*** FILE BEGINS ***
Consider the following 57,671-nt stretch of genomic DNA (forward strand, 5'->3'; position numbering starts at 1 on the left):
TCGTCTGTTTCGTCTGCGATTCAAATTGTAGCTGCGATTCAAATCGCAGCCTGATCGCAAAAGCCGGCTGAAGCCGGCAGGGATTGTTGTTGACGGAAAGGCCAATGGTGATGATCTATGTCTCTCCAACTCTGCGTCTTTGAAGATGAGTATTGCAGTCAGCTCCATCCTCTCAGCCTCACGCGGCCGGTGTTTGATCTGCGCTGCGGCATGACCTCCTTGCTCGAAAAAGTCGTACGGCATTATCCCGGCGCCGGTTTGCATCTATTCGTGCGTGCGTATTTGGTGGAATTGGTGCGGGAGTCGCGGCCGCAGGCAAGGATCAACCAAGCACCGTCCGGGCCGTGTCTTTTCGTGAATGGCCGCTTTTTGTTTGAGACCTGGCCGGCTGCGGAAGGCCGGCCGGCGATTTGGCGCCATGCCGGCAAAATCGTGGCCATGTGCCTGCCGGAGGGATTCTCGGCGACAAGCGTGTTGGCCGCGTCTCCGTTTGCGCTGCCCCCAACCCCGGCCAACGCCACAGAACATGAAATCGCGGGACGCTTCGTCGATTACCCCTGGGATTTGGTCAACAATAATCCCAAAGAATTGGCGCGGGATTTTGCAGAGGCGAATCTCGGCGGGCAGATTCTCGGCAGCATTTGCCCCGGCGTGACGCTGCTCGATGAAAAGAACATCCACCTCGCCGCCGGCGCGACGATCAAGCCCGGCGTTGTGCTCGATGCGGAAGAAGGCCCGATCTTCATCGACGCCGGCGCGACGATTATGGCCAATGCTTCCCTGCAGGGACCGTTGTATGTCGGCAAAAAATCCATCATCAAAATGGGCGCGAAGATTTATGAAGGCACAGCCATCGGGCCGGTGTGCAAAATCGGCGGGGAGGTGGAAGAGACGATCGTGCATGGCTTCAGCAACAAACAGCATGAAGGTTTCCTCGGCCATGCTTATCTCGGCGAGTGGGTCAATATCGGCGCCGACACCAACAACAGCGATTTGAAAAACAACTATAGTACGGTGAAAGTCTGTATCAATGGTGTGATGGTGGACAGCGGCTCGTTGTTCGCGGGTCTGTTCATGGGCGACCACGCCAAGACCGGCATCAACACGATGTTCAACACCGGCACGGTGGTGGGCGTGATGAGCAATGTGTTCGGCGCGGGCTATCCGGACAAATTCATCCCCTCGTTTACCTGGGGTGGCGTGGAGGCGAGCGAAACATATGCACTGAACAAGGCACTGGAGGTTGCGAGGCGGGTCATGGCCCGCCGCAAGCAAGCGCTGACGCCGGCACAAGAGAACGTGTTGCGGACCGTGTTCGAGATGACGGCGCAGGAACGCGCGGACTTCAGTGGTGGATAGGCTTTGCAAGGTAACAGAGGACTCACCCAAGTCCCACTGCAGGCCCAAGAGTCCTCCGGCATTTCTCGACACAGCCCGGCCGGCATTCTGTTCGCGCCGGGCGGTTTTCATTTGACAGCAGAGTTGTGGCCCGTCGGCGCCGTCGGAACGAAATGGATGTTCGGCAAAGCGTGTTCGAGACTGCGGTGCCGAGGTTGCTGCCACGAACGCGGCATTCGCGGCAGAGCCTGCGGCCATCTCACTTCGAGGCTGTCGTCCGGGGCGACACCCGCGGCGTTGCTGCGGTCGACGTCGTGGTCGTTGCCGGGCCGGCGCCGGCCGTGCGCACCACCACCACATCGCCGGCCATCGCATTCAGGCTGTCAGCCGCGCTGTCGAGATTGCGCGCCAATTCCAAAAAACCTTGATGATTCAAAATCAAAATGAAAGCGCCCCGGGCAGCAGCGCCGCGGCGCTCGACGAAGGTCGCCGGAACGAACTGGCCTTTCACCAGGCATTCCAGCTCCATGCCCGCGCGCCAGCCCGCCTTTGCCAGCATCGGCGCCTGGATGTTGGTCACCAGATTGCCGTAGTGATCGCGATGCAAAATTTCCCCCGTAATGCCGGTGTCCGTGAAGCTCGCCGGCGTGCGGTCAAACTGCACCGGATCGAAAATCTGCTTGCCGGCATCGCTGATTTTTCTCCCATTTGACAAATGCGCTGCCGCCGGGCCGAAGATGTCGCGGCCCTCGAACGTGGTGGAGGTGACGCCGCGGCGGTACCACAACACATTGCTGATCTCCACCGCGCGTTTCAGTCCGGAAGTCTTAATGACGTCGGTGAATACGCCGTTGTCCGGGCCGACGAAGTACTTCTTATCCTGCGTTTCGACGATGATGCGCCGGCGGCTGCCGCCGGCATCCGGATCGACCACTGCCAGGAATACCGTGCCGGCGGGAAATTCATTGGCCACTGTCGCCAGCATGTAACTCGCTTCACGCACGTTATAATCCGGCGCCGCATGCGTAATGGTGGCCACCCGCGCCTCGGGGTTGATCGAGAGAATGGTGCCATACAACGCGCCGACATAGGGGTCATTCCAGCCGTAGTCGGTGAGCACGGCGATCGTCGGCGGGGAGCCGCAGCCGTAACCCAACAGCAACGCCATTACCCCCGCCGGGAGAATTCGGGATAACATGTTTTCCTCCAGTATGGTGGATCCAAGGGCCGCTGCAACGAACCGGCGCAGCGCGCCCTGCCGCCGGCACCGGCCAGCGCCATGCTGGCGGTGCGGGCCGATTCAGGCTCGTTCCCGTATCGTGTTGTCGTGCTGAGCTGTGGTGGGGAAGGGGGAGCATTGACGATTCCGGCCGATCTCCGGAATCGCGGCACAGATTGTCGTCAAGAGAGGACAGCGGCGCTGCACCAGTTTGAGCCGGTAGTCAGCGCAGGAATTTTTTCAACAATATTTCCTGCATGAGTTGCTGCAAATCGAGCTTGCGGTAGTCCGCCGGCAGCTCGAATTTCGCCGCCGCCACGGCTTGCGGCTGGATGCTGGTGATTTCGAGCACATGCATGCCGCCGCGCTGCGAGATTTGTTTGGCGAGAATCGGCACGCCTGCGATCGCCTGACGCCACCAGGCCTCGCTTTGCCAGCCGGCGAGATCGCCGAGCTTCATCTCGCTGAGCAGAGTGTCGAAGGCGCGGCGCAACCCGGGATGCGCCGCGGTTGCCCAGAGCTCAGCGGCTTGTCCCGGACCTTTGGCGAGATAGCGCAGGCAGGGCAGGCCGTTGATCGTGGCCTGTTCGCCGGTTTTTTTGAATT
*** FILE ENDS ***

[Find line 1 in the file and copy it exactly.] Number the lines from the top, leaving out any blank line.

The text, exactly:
Consider the following 57,671-nt stretch of genomic DNA (forward strand, 5'->3'; position numbering starts at 1 on the left):